Tarricone: Healthcare reform bill should reduce medical errors, not limit patients’ rights

AAJ President Anthony Tarricone penned a fiery opinion piece in Politico last week:

August was quite the month in the ongoing health care saga. Death panels. Scaring seniors. Angry mobs discovering new villains to blame for the terrible health care system we find ourselves having to fix today.

And then we have the tried-and-tested scapegoat for all of America’s ills and woes: trial lawyers.

Let’s face it: Trial lawyers — and all attorneys, for that matter — aren’t revered by the public at large (unless you need one). But for those who want to stick it to the trial bar, this bill is your chance. We can lower costs, help cover the uninsured and even put trial lawyers out of business.

No, it’s not tort reform. We’re demanding solutions that actually work. And preventing medical errors in the first place — an epidemic that plagues our entire health care system — will result in less litigation, lower costs and healthier patients.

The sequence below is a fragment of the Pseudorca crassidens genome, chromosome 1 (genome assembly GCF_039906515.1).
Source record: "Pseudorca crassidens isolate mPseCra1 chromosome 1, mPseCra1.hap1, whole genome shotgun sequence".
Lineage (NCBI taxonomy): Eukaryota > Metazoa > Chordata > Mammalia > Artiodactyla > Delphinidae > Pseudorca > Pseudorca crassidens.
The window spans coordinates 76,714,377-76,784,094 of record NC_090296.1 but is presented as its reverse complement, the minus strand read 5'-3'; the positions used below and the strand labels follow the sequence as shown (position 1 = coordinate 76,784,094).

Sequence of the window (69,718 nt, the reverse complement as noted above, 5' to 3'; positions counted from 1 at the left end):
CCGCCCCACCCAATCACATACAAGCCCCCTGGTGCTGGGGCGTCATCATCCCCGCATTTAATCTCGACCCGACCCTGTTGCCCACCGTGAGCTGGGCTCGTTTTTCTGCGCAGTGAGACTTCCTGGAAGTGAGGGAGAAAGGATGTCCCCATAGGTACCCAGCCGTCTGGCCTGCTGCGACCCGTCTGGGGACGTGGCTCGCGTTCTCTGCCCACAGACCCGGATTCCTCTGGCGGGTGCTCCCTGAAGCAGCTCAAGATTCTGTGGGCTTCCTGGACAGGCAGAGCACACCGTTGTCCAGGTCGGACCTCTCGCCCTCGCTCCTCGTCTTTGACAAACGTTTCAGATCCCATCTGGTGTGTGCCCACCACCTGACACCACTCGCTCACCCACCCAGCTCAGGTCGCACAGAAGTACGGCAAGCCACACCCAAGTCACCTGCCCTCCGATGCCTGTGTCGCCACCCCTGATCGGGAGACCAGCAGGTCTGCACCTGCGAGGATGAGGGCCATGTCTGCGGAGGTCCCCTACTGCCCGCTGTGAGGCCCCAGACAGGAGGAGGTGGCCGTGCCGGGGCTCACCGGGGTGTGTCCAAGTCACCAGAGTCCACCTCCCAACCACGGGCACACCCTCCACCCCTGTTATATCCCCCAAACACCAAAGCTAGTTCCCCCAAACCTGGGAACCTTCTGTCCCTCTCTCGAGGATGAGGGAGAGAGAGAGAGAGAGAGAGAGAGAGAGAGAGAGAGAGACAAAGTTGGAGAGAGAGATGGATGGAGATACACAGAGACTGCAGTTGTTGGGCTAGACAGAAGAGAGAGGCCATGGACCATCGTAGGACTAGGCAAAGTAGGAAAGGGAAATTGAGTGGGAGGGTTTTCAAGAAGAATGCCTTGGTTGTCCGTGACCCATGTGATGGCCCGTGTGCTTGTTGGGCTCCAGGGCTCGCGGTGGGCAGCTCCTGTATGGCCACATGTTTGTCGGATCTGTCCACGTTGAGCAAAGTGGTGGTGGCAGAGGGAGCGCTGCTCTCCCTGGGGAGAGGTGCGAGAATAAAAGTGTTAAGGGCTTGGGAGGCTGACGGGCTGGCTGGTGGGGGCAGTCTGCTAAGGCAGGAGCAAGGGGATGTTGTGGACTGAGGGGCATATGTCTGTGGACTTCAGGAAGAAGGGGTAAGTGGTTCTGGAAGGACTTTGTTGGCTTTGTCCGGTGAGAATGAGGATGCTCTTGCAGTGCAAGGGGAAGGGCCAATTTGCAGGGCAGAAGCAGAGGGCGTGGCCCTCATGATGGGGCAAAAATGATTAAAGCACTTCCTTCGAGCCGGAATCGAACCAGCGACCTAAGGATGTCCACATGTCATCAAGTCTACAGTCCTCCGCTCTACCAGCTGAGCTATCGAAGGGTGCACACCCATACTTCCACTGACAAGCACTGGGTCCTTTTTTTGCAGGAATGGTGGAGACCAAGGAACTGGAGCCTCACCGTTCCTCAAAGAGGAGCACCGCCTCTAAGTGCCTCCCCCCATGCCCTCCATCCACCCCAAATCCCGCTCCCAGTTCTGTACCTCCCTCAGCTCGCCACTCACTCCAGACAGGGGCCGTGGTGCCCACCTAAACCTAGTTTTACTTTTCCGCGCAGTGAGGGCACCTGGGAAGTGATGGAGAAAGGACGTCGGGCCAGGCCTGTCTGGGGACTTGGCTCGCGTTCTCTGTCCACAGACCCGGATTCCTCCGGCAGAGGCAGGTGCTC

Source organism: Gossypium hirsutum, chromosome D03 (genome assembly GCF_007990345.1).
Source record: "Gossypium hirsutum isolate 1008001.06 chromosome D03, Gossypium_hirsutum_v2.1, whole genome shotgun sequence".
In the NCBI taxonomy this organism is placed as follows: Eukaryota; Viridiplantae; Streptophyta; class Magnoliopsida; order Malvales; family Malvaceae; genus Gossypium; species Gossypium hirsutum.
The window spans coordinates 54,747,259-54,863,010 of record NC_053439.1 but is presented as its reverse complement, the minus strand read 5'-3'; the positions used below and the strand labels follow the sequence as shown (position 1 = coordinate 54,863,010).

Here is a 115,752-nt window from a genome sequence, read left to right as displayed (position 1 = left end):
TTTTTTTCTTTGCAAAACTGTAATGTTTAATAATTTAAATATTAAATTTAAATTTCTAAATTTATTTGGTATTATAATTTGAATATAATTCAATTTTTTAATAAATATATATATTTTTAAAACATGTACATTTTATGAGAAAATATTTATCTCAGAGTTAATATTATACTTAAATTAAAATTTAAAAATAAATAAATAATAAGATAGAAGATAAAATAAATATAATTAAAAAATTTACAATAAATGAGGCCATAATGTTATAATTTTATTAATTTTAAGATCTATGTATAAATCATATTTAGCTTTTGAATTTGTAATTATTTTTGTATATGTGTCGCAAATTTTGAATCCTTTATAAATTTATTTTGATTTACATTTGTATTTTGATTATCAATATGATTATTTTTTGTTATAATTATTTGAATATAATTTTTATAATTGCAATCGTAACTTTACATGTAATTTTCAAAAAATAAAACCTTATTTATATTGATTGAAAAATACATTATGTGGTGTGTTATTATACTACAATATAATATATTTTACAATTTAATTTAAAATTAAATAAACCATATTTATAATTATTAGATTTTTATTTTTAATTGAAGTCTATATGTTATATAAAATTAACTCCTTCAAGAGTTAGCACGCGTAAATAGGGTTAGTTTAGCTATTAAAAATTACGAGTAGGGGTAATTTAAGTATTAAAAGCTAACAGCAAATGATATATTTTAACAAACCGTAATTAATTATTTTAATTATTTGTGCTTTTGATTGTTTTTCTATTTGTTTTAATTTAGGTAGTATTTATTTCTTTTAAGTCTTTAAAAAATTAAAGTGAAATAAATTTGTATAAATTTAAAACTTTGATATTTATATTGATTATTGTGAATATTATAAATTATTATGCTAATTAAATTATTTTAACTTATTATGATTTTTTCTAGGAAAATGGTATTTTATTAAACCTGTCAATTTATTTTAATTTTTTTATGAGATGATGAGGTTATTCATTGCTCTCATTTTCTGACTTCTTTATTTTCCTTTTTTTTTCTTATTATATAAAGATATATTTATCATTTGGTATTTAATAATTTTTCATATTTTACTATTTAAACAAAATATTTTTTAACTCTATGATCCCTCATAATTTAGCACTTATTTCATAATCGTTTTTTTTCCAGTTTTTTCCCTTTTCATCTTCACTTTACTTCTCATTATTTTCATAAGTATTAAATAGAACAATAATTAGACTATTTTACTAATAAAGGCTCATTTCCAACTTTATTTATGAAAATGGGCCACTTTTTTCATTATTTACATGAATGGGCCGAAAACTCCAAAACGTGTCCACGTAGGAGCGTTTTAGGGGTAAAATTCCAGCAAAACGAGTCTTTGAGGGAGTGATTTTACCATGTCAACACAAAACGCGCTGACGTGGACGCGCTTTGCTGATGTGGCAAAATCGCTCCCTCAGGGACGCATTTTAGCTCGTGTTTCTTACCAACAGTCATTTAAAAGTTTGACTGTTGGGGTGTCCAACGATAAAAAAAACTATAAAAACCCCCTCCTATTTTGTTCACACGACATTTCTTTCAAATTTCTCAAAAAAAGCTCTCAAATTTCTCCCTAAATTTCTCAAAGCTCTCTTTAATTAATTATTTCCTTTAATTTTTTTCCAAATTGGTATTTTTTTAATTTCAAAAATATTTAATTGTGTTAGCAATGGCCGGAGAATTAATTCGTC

Let’s cut the wheat from the chaff: Tort reform will do nothing to fix health care. Forty-six states have already done it, and costs have continued to skyrocket. The Congressional Budget Office and Government Accountability Office have said tort reform will save practically no money, and they found no evidence of defensive medicine. Medical malpractice suits are less than 1 percent of all civil filings — and this has declined 8 percent during the past decade. The research is definitive and absolute, and those claiming otherwise are just trying to obstruct health care reform altogether.

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